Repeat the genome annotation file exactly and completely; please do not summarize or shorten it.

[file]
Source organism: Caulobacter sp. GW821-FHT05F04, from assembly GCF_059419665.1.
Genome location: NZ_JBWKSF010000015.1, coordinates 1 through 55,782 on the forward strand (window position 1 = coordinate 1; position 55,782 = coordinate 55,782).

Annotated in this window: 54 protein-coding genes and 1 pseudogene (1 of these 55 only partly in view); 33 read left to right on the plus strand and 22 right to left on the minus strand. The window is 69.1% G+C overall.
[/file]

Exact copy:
Source organism: Caulobacter sp. GW821-FHT05F04, from assembly GCF_059419665.1.
Genome location: NZ_JBWKSF010000015.1, coordinates 1 through 55,782 on the forward strand (window position 1 = coordinate 1; position 55,782 = coordinate 55,782).

Annotated in this window: 54 protein-coding genes and 1 pseudogene (1 of these 55 only partly in view); 33 read left to right on the plus strand and 22 right to left on the minus strand. The window is 69.1% G+C overall.